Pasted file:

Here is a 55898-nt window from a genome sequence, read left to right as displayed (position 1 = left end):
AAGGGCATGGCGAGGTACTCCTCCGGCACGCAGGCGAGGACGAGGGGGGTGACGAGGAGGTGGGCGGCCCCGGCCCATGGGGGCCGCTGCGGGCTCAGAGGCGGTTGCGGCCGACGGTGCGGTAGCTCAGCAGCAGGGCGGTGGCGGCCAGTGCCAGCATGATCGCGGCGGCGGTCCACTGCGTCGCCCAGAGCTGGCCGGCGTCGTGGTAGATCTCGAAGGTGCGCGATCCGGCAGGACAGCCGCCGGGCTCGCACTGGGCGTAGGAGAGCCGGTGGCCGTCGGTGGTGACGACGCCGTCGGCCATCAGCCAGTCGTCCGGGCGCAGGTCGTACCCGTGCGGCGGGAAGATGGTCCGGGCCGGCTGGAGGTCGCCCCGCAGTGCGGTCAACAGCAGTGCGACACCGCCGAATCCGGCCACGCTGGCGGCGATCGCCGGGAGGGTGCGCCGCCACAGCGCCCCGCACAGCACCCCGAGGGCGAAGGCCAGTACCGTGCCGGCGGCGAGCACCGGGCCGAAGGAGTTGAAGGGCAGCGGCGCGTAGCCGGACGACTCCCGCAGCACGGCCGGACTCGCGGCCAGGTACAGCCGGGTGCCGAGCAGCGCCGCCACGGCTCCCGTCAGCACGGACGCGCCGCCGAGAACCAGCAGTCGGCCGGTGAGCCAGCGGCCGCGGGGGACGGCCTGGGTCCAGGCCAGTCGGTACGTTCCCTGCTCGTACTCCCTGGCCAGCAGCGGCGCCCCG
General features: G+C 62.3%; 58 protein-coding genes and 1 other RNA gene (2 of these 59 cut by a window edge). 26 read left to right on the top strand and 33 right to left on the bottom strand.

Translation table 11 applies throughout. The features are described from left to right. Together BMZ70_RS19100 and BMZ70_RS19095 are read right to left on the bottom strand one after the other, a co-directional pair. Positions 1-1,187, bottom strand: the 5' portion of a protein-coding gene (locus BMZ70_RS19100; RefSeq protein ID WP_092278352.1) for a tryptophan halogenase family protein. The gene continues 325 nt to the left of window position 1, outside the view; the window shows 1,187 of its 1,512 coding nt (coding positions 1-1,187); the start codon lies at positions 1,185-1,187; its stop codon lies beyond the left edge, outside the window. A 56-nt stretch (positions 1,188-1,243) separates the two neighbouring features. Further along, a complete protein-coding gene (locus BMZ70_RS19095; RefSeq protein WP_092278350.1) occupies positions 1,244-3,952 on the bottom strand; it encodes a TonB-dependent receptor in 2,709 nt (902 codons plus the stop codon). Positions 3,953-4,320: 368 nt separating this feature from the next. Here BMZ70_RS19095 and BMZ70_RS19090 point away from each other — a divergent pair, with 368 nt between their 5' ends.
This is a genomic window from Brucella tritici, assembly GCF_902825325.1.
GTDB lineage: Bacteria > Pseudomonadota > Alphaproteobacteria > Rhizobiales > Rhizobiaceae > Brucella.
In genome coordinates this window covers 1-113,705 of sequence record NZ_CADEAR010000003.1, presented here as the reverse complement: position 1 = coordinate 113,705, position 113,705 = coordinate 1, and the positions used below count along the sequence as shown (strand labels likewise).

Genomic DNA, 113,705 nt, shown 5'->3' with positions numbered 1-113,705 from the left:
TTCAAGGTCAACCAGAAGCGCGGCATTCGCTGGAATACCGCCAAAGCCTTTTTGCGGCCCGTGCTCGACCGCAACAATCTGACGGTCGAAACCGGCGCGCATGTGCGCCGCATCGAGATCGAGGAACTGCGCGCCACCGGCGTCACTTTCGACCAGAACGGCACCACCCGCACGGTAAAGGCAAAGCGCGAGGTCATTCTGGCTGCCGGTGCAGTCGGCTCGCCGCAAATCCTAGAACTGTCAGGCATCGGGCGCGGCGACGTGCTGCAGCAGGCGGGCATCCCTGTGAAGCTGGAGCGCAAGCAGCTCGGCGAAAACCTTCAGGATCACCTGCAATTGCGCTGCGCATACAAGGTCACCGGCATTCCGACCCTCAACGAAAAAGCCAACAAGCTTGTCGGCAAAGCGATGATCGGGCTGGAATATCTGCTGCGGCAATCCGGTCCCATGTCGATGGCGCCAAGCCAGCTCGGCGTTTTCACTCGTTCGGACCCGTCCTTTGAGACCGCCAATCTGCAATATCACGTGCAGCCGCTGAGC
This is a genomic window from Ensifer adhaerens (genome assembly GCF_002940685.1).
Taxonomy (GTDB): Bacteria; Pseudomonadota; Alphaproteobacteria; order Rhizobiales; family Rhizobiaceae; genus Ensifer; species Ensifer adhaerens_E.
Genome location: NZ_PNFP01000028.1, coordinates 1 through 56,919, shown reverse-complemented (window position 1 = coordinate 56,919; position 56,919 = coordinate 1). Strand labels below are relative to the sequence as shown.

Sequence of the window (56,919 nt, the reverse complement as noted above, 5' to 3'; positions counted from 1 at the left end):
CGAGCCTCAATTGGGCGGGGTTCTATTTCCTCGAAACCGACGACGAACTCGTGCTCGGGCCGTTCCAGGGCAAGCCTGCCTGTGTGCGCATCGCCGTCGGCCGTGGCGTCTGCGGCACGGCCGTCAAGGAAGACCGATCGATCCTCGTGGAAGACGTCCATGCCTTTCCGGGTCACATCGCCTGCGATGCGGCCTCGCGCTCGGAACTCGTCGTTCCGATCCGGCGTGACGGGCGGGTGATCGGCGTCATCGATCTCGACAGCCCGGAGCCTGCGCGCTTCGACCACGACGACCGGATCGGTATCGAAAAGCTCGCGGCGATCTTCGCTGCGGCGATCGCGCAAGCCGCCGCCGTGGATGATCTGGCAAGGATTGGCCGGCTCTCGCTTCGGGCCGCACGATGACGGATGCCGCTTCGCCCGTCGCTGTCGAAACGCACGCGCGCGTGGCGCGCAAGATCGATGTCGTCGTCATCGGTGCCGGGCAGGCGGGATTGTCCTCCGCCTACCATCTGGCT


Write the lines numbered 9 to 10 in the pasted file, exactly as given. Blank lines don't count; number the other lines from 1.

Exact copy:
TTCAAGGTCAACCAGAAGCGCGGCATTCGCTGGAATACCGCCAAAGCCTTTTTGCGGCCCGTGCTCGACCGCAACAATCTGACGGTCGAAACCGGCGCGCATGTGCGCCGCATCGAGATCGAGGAACTGCGCGCCACCGGCGTCACTTTCGACCAGAACGGCACCACCCGCACGGTAAAGGCAAAGCGCGAGGTCATTCTGGCTGCCGGTGCAGTCGGCTCGCCGCAAATCCTAGAACTGTCAGGCATCGGGCGCGGCGACGTGCTGCAGCAGGCGGGCATCCCTGTGAAGCTGGAGCGCAAGCAGCTCGGCGAAAACCTTCAGGATCACCTGCAATTGCGCTGCGCATACAAGGTCACCGGCATTCCGACCCTCAACGAAAAAGCCAACAAGCTTGTCGGCAAAGCGATGATCGGGCTGGAATATCTGCTGCGGCAATCCGGTCCCATGTCGATGGCGCCAAGCCAGCTCGGCGTTTTCACTCGTTCGGACCCGTCCTTTGAGACCGCCAATCTGCAATATCACGTGCAGCCGCTGAGC
This is a genomic window from Ensifer adhaerens (genome assembly GCF_002940685.1).